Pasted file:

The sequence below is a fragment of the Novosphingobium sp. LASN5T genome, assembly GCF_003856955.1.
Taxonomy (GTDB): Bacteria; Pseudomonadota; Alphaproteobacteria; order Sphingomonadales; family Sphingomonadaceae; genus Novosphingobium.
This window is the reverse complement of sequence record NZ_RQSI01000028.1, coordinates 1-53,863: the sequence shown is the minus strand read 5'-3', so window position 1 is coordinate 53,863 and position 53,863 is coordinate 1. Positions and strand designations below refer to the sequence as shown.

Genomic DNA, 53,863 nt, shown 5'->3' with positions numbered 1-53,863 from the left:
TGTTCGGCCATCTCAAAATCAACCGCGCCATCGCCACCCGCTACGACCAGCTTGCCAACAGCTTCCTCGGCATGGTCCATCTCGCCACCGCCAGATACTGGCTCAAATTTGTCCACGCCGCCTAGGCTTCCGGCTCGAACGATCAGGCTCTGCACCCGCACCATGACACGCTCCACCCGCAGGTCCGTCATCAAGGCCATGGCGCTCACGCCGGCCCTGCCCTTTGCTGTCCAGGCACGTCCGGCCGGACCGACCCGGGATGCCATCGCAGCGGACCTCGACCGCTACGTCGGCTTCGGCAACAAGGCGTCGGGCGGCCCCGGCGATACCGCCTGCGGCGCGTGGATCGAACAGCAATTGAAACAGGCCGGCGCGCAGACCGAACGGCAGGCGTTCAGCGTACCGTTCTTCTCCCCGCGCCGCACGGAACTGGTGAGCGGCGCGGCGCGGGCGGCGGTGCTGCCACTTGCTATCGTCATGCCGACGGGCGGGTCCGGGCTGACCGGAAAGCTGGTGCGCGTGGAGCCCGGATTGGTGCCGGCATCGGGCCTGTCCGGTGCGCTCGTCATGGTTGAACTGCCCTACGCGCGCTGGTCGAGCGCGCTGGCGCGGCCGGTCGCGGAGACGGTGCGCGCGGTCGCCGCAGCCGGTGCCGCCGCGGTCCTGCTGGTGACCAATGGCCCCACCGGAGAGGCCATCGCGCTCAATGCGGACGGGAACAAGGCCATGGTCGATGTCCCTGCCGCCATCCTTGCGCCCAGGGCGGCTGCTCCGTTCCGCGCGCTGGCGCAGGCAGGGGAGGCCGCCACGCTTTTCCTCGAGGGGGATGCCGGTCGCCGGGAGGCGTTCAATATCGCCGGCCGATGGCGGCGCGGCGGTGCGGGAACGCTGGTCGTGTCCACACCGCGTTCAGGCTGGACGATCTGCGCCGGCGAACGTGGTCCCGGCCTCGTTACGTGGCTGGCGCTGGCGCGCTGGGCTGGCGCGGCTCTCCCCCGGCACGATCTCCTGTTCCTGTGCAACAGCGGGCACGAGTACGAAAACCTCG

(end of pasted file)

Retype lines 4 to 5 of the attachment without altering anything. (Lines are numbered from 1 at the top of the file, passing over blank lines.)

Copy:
Genomic DNA, 53,863 nt, shown 5'->3' with positions numbered 1-53,863 from the left:
TGTTCGGCCATCTCAAAATCAACCGCGCCATCGCCACCCGCTACGACCAGCTTGCCAACAGCTTCCTCGGCATGGTCCATCTCGCCACCGCCAGATACTGGCTCAAATTTGTCCACGCCGCCTAGGCTTCCGGCTCGAACGATCAGGCTCTGCACCCGCACCATGACACGCTCCACCCGCAGGTCCGTCATCAAGGCCATGGCGCTCACGCCGGCCCTGCCCTTTGCTGTCCAGGCACGTCCGGCCGGACCGACCCGGGATGCCATCGCAGCGGACCTCGACCGCTACGTCGGCTTCGGCAACAAGGCGTCGGGCGGCCCCGGCGATACCGCCTGCGGCGCGTGGATCGAACAGCAATTGAAACAGGCCGGCGCGCAGACCGAACGGCAGGCGTTCAGCGTACCGTTCTTCTCCCCGCGCCGCACGGAACTGGTGAGCGGCGCGGCGCGGGCGGCGGTGCTGCCACTTGCTATCGTCATGCCGACGGGCGGGTCCGGGCTGACCGGAAAGCTGGTGCGCGTGGAGCCCGGATTGGTGCCGGCATCGGGCCTGTCCGGTGCGCTCGTCATGGTTGAACTGCCCTACGCGCGCTGGTCGAGCGCGCTGGCGCGGCCGGTCGCGGAGACGGTGCGCGCGGTCGCCGCAGCCGGTGCCGCCGCGGTCCTGCTGGTGACCAATGGCCCCACCGGAGAGGCCATCGCGCTCAATGCGGACGGGAACAAGGCCATGGTCGATGTCCCTGCCGCCATCCTTGCGCCCAGGGCGGCTGCTCCGTTCCGCGCGCTGGCGCAGGCAGGGGAGGCCGCCACGCTTTTCCTCGAGGGGGATGCCGGTCGCCGGGAGGCGTTCAATATCGCCGGCCGATGGCGGCGCGGCGGTGCGGGAACGCTGGTCGTGTCCACACCGCGTTCAGGCTGGACGATCTGCGCCGGCGAACGTGGTCCCGGCCTCGTTACGTGGCTGGCGCTGGCGCGCTGGGCTGGCGCGGCTCTCCCCCGGCACGATCTCCTGTTCCTGTGCAACAGCGGGCACGAGTACGAAAACCTCG